Tuesday, 25 May 2010

Quantum inter nos silentium...

In the short time (it seems longer) since I gave up the old blog and started this one, I have been busy with various commitments. I did miss blogging (despite the wise comment left by a good reader on the old blog - someone who suggested that I give up blogging generously and not look back) and spent many idle days just reading, or even festering in front of the TV (although I wouldn't miss it if it were done away with). I am, as you know, no longer a student and I have been consistently overdrawn for well over a year, but I have come to accept that this is ''my lot'' for the time being. As Oscar Wilde (my hero) would say: I have become married to poverty, but unlike St Francis, the marriage is not an easy one. Budgeting is hard and I don't think I am intelligent enough to stick to one but it seems the only sensible way forward.

Updates: I left the application for a new degree until far too late and so when I received the email telling me that King's College had no more vacancies on their Classics degree I was disappointed, though not surprised. I am now stuck with the prospect of a very plebeian approach to my education - fitting my Degree around my work life - but I have only myself to blame. I could wait until enrollment for the academic year 2011 but my mother was strictly against this, and to an extent so was I. My only consolation is that it will still be a University of London degree. Again, would that I had gone to Oxford to study...

Anyway, I am currently low on blog post ideas and so any suggestions from readers would be welcome. I have spent most of the time sorting out the template. I hope that it doesn't seem too austere. A very happy Pentecost to you all!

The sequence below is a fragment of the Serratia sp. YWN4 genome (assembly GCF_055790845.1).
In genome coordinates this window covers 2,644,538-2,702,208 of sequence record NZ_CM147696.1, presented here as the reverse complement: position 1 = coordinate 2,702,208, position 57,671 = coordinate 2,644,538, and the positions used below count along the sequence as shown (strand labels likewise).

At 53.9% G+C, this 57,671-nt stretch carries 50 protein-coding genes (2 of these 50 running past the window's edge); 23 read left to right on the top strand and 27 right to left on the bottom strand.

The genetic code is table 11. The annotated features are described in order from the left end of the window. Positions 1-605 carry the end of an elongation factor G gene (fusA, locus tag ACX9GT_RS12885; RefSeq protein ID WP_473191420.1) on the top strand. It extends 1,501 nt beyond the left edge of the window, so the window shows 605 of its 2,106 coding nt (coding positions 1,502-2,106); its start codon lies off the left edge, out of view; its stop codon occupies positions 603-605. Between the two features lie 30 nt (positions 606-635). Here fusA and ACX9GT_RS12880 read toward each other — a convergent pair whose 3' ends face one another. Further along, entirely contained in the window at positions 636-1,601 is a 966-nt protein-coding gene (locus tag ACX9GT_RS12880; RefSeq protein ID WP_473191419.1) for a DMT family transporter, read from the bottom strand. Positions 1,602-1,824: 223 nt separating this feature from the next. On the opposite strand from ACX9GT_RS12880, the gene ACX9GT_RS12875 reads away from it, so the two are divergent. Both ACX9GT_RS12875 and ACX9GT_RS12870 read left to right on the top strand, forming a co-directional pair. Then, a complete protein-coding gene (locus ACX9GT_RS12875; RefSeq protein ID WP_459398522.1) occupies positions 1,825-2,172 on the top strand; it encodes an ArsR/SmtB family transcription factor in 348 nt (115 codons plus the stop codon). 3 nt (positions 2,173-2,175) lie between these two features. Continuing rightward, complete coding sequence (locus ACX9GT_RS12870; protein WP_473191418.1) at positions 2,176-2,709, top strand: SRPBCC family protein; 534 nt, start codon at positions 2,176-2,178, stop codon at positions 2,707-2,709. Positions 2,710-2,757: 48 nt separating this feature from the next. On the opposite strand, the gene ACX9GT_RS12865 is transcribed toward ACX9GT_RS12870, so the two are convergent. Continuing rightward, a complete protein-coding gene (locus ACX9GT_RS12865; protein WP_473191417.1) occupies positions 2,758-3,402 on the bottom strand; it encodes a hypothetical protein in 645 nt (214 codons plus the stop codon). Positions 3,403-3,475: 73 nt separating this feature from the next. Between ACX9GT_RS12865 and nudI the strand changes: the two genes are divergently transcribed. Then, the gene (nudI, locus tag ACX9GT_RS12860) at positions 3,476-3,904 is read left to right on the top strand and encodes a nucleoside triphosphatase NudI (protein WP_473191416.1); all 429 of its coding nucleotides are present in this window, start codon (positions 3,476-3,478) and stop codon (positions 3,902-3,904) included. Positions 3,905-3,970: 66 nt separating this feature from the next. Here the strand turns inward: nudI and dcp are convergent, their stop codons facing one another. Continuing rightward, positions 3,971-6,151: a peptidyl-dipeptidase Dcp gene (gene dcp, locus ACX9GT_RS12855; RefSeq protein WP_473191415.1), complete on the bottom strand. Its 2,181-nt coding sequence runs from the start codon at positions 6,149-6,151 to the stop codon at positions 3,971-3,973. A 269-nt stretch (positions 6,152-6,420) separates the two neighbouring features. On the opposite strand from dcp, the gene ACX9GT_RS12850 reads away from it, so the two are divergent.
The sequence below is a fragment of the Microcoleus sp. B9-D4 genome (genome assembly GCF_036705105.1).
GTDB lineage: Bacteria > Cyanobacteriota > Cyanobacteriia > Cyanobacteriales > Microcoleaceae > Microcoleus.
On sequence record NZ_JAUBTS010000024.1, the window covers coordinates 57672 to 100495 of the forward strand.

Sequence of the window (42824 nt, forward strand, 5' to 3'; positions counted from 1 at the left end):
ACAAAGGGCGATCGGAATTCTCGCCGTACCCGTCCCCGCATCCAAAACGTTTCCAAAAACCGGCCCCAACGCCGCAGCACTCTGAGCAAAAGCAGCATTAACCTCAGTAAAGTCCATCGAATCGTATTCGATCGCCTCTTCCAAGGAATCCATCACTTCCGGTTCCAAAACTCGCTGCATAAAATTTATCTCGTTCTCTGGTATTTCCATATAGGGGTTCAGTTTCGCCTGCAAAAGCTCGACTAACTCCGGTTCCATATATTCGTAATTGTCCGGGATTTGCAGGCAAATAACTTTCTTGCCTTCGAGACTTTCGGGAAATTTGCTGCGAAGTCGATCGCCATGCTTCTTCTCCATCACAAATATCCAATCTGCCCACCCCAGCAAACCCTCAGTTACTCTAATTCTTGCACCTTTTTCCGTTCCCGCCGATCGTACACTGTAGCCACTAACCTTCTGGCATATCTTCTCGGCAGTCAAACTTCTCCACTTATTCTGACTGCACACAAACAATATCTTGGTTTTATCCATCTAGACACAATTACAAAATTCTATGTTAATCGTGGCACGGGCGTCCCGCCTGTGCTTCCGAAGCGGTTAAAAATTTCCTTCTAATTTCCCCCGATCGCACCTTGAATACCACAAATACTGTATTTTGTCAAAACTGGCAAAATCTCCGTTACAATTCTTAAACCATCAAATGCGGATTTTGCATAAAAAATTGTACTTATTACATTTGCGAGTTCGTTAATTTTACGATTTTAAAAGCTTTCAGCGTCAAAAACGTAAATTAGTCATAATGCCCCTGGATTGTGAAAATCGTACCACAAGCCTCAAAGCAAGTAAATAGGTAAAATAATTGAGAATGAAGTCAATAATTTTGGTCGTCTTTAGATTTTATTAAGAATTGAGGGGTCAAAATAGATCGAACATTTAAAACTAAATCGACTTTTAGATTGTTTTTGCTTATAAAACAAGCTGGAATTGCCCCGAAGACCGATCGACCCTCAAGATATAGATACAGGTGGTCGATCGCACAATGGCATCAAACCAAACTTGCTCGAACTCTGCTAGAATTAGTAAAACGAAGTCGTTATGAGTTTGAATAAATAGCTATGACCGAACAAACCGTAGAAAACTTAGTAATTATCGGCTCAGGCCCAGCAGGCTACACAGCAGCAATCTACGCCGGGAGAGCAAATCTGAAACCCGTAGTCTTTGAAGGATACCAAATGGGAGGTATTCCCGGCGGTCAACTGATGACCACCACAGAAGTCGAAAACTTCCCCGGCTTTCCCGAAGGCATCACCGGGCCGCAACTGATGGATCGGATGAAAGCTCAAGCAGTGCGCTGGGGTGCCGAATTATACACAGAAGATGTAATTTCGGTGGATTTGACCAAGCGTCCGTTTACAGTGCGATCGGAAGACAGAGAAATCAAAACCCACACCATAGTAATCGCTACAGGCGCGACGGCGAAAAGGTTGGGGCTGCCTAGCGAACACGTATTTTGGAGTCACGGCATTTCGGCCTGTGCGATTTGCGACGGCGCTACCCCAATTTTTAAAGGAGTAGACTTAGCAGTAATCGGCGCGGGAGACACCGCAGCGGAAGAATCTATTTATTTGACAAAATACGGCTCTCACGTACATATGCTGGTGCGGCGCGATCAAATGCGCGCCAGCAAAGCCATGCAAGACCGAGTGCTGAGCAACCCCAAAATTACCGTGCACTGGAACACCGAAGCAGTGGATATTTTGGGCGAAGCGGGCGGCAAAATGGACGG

1. "I am now stuck with the prospect of a very plebeian approach to my education - fitting my Degree around my work life"

    I am a little worried when I see élitist statements like this. Be very grateful if you can do just that!

    When I went to Uni we were in the middle of a recession, I couldn't get a job, and ended up quitting Uni!

  2. Your new Blog certainly does not seem "too austere". Au contraire, typographically-speaking, I think it looks marvellous. Congratulations.

  3. I too like the template of your blog, which I am very glad to have discovered. I stumbled upon your former blog just a few days after your last message, but enjoyed reading some of your posts on it.

    As for ideas for posts:

    1) Recognizing the interconnectedness of worship and belief, how one can observe the liturgical schism without regarding as heretics and antipopes the pontiffs who instigated and have maintained it.

    2) The perversion of evening Mass and the accompanying three-hour (or one-hour, no difference really) Eucharistic fast.

    3) The place in the liturgy of "idea" feasts (Christ the King, etc) and those commemorating private revelation (Our Lady of Lourdes, etc).

  4. scotus nouius,

    Many thanks for your kind comment and suggestions. I have made note of them and will perhaps devote one or two posts to your ideas in future.

    Can I ask, though, where you were referred from?

  5. Scotus Novius' suggestions would make for some interesting posts indeed.

    The idea of heretics and antipopes is clearly very much part of 'Traditionalism' and the 'Heresy of Ultramontanism' to pick two 'Bad Things' from Patricius' list.

    Evening Mass bu**ers the order of the Liturgical Day. Before its general introduction in the 1950s (there were various isolated indults going back to the eighteenth century) Mass, in theory at least, was celebrated after one of the Hours depending on the liturigcal rank of the day. The general principle being the more festive the day the earlier Mass was celebrated. Destroying the Eucharistic Fast was a devastating blow to authentic Tradition. The point is that the Eucharist is the first food of the day and the idea of imposting a set time period of fasting, mixing penitential ideas, absurd. Three hours, one hour, fifteen minutes - indeed there is no difference at all.

    As to 'idea' feasts in the Kalendar I would question their value. Generally the older celebrations of mysteries and the obits of Saints are superior to modern creations - a notable exception IMHO being the Solemnity of St. Joseph.

  6. Patrici,

    In both cases I found your blogs through comments you made on the St Lawrence Press site.